Bill Seeks Alternatives to Suspension for Struggling Students

Bill Seeks Alternatives to Suspension for Struggling Students


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PROVO, Utah (AP) -- Rep. Lorie Fowlke believes educators should have alternatives to suspension when students get into trouble.

The Orem Republican plans to introduce a bill calling for a committee to study of alternatives to suspension.

Fowlke contends suspension doesn't work.

"It gets them out of school but does nothing ... it actually hurts the child," she said. "I don't believe that it is particularly productive for a student to get suspended."

The committee would look at the cost of suspension alternatives and examine what schools are doing to discipline children around the state and country, she said.

Earlier this year, a Pleasant Grove Junior High School student was suspended from school and expelled more than a month later.

His stepfather said the boy was not given any instructions on how to get his school work done during the suspension. His parents took him to the Alpine Life and Learning Center so he could get homework packets and keep up on his school work. But his stepfather said that without a teacher to help him or instruct him, the boy was getting very little education out of the packets.

Suspension policies vary from district to district and school to school.

In the Provo School District, when students have multiple suspensions, the district tries to find out what they need, said Greg Hudnall, district student services director.

The district has 50 programs to help students who are having problems in school. The programs range from having a social worker meet with the family to a mentor being assigned to a student.

"You expel or suspend, then they come back and are behind in credit and have the same behavioral problem," he said. "Our philosophy is that there are no such things as a failure or a dropout, there are options."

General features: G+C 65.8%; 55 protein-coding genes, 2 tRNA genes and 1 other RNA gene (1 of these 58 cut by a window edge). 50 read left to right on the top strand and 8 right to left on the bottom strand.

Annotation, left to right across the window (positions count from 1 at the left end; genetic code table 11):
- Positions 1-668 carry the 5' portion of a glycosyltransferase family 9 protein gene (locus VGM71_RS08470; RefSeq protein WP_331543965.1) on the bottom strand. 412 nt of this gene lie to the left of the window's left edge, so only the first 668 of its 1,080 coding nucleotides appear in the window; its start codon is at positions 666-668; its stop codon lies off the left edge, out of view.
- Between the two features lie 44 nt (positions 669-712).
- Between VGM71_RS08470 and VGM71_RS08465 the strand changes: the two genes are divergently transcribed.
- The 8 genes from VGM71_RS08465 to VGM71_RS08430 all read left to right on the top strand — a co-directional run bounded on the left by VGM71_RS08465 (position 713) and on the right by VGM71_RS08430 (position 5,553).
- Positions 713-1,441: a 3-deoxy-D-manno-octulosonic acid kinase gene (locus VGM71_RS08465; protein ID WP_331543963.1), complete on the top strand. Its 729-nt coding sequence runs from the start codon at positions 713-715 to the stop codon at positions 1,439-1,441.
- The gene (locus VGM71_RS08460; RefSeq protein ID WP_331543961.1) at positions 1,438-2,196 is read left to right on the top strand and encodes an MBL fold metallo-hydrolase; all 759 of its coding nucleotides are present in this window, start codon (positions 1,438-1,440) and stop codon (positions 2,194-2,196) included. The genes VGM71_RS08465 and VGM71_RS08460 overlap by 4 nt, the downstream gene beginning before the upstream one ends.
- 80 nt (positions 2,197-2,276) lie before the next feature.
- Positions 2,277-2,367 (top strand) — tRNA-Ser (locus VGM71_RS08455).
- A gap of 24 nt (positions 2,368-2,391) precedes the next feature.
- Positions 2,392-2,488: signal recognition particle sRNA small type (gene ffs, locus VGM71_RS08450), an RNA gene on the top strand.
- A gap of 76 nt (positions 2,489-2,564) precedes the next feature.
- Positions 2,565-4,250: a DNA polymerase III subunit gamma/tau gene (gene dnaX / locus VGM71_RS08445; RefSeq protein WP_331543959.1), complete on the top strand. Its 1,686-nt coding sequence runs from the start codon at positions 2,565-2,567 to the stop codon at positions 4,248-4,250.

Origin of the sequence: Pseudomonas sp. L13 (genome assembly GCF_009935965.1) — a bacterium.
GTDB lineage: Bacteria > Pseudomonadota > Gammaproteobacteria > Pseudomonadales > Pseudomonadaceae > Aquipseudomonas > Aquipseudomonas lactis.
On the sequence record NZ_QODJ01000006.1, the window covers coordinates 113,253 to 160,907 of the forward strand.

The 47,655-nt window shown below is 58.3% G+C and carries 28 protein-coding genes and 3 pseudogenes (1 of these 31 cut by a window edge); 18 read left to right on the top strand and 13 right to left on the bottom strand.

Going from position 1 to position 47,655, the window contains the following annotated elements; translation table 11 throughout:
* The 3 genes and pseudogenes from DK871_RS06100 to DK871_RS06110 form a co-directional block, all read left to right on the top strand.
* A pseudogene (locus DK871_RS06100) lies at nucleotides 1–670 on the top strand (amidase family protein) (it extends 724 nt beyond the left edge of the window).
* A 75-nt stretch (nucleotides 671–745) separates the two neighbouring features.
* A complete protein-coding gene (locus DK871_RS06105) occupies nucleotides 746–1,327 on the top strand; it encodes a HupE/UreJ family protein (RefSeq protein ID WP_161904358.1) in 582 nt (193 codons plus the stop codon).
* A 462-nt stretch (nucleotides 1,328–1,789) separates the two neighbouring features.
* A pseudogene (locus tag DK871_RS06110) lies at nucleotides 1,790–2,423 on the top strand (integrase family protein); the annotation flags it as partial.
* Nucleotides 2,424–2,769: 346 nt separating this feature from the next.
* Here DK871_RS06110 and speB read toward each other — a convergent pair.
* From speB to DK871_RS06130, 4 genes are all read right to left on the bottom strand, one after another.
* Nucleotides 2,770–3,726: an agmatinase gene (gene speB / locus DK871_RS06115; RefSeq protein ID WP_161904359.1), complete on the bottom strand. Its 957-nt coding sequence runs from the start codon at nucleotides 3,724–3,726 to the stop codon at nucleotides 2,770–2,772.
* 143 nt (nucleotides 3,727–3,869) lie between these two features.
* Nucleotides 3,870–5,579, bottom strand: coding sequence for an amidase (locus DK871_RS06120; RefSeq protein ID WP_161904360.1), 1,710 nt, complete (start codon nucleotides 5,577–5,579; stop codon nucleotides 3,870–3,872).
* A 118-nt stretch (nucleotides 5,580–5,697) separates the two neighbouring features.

But the extra service doesn't come cheap. It costs the Provo School District $2 million a year to offer the additional services, Hudnall said.

Money is the primary concern with any bill that would make alternative discipline mandatory.

"It could be OK if it's funded," he said. "We don't need state mandates or federal mandates that have no funding. We already have enough on our plates."

In the Nebo School District, options range from time-out rooms to skill-building classrooms dedicated to kids who are in trouble, said Scott Wilson, secondary education director for the district. But punishments depend on the offense, and Wilson said he thinks suspension should be used sometimes.

"If the student is a threat to the safety of other students ... or the teachers, I think it's appropriate," he said.

Rather than a state mandate on discipline, school districts and schools should decide what disciplinary actions should be used, Wilson said.

American Fork Junior High School uses in-school suspension for most disciplinary actions.

"If you suspend them at home there is nobody there during the day, but here they are suspended and they are with a teacher all day," said Jim Young, assistant principal.

The school sequesters 10 students in a classroom all day where they do homework. A teacher is always present. Last year, there were 180 students that went through in-school suspension, and there were about 20 repeat offenders, he said.

In-school suspension works well because it takes the fun out of school for the student, he said.

"Isolate them from their friends and it's tough on them, they stop and think about what they did," he said.

(Copyright 2005 by The Associated Press. All Rights Reserved.)

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